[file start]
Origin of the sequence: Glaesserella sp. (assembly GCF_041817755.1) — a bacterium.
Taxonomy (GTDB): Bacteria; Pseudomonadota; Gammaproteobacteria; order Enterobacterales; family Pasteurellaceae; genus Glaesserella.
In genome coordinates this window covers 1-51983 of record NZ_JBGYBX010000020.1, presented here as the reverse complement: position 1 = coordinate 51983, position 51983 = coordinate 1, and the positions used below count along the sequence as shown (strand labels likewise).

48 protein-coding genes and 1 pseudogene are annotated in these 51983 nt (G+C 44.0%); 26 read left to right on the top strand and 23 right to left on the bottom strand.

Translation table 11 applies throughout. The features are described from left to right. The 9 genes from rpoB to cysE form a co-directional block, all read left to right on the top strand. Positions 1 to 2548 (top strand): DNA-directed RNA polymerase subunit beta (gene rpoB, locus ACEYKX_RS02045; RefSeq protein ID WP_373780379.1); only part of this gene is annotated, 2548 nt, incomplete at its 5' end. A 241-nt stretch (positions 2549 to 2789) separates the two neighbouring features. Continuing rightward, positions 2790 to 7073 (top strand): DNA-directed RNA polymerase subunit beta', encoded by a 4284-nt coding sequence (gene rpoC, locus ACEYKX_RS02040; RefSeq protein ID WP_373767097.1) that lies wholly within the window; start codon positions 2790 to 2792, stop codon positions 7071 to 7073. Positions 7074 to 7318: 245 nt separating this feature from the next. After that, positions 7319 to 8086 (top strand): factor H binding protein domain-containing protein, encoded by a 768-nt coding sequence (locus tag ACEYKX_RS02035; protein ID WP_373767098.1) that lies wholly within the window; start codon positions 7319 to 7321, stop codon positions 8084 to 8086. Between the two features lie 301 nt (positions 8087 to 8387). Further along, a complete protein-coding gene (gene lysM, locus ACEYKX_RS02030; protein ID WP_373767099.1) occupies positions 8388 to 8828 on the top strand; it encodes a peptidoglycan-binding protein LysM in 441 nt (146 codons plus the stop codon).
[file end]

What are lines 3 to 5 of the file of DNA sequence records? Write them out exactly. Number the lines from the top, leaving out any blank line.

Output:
In genome coordinates this window covers 1-51983 of record NZ_JBGYBX010000020.1, presented here as the reverse complement: position 1 = coordinate 51983, position 51983 = coordinate 1, and the positions used below count along the sequence as shown (strand labels likewise).

48 protein-coding genes and 1 pseudogene are annotated in these 51983 nt (G+C 44.0%); 26 read left to right on the top strand and 23 right to left on the bottom strand.

Translation table 11 applies throughout. The features are described from left to right. The 9 genes from rpoB to cysE form a co-directional block, all read left to right on the top strand. Positions 1 to 2548 (top strand): DNA-directed RNA polymerase subunit beta (gene rpoB, locus ACEYKX_RS02045; RefSeq protein ID WP_373780379.1); only part of this gene is annotated, 2548 nt, incomplete at its 5' end. A 241-nt stretch (positions 2549 to 2789) separates the two neighbouring features. Continuing rightward, positions 2790 to 7073 (top strand): DNA-directed RNA polymerase subunit beta', encoded by a 4284-nt coding sequence (gene rpoC, locus ACEYKX_RS02040; RefSeq protein ID WP_373767097.1) that lies wholly within the window; start codon positions 2790 to 2792, stop codon positions 7071 to 7073. Positions 7074 to 7318: 245 nt separating this feature from the next. After that, positions 7319 to 8086 (top strand): factor H binding protein domain-containing protein, encoded by a 768-nt coding sequence (locus tag ACEYKX_RS02035; protein ID WP_373767098.1) that lies wholly within the window; start codon positions 7319 to 7321, stop codon positions 8084 to 8086. Between the two features lie 301 nt (positions 8087 to 8387). Further along, a complete protein-coding gene (gene lysM, locus ACEYKX_RS02030; protein ID WP_373767099.1) occupies positions 8388 to 8828 on the top strand; it encodes a peptidoglycan-binding protein LysM in 441 nt (146 codons plus the stop codon).